Regardless of the challenges you face, I believe you can do anything you set your mind to.

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My very first Best Buddies Friendship Walk was OK for the first portion of the event. It was February 20 2016 — 16 days after I had received a major surgery that fixed the chronic kneecap problems I’d had from my fifth-grade year till the middle of the second semester of my junior year of high school.

Best Buddies is an organization that helps  students and young adults who have intellectual and developmental disabilities. I’ve had been an active member of the ambassador training sessions and events like Time to Shine, an art and music talent show during the summer.

However this wasn’t my favorite event to take part in. Because of having the surgery and the fact that I have spastic hemiplegia cerebral palsy, I was having trouble getting around in my wheelchair because of the bulky cast on my left leg. My parents took turns pushing me around, and I was feeling pretty neutral about this experience as we started the walk.

A woman who noticed I was in a wheelchair looked at my cast and asked, “What did you do to yourself?”

I wanted to slap her in the face and gave a glare as to say WTF? I didn’t do anything to myself.

My parents understood my reaction and explained my situation. This experience has become one of the biggest reasons I hate it when people assume things about me.

If I am to give you the same respect I would give other people, please do the same to me. This woman’s question was so poorly worded. People need to know the way they ask their questions could have negative or positive results. It’s all in the wording.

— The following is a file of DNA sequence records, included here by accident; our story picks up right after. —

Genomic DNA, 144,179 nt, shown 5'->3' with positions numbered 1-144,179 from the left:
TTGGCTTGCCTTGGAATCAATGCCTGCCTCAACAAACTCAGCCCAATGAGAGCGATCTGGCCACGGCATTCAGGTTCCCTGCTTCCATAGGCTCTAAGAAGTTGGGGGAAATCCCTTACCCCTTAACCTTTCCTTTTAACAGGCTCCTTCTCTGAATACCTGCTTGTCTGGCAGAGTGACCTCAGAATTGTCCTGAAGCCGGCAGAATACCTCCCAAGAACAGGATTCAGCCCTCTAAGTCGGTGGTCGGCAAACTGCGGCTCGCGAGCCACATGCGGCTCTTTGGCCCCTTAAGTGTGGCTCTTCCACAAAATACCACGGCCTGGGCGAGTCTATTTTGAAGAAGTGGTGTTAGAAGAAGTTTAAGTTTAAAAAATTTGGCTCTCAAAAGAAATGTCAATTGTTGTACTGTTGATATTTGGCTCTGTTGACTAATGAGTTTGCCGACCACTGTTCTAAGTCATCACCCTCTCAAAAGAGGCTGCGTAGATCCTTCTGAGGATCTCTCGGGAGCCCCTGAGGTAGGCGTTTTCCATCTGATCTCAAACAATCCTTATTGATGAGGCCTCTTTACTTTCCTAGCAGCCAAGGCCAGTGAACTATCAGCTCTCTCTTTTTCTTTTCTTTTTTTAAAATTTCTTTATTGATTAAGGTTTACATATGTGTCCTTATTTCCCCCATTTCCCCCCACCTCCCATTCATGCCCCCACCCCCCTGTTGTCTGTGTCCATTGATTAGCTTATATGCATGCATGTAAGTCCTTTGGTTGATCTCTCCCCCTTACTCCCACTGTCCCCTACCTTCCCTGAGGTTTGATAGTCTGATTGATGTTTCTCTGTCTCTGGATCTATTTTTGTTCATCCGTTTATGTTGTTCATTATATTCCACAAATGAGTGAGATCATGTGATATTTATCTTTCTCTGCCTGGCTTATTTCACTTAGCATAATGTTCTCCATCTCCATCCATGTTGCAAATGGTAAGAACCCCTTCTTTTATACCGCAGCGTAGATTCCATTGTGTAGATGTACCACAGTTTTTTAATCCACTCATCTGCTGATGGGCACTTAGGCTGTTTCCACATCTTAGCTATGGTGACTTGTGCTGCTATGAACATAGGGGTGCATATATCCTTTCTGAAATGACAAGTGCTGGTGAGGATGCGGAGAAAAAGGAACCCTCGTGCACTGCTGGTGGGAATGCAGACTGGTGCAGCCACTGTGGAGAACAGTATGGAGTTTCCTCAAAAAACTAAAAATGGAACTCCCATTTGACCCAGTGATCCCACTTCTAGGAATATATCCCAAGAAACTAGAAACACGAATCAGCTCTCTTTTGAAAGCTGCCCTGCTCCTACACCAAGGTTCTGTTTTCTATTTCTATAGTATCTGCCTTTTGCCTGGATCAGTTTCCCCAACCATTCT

As a result of this incident, I had convinced myself not to plan to participate in this year’s Friendship Walk. However, thanks to a friend I met through Best Buddies I did change my mind. He told me to see the positive side of attending. They needed volunteers to hold up poster boards that had letters that spelled out “inclusion” at the end of the walk and I decided I could help with doing that, as walking long distances is taxing on my energy. In the end, the reason I ultimately did not attend is because I had conflicting activities that day.

Never underestimate the capabilities of a person who has cerebral palsy, and take the time to learn about what it’s like for them. I’m going to take part in my second Best Buddies Friendship Walk, and I am proud to be an Ambassador of Best Buddies Arizona and hope one day the message of respect shines through.

It’s about time we break the negative stigmas ignorant people slap on us as if we were inferior human beings. It may be the one-year anniversary of when I received the major surgery that gave me back my ability to walk without chronic kneecap instability, but I want to help break the stigmas that leave people pitying us. Put yourself in the shoes of a person who has any disability, and change both your own and other people’s perspective of people with disabilities.

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Thinkstock photo by Tatomm


Dear Future Husband of a Wife With Cerebral Palsy,

Let me be the first to congratulate you on choosing your wife. I hope you chose wisely, someone you love and with whom you share many of the same hobbies and goals. You fell in love with her for so many reasons. She just happens to also have cerebral palsy, but as you know, that is only one aspect of her.   However, because she has cerebral palsy, there are some things you should know that will lead to a smooth and happy marriage.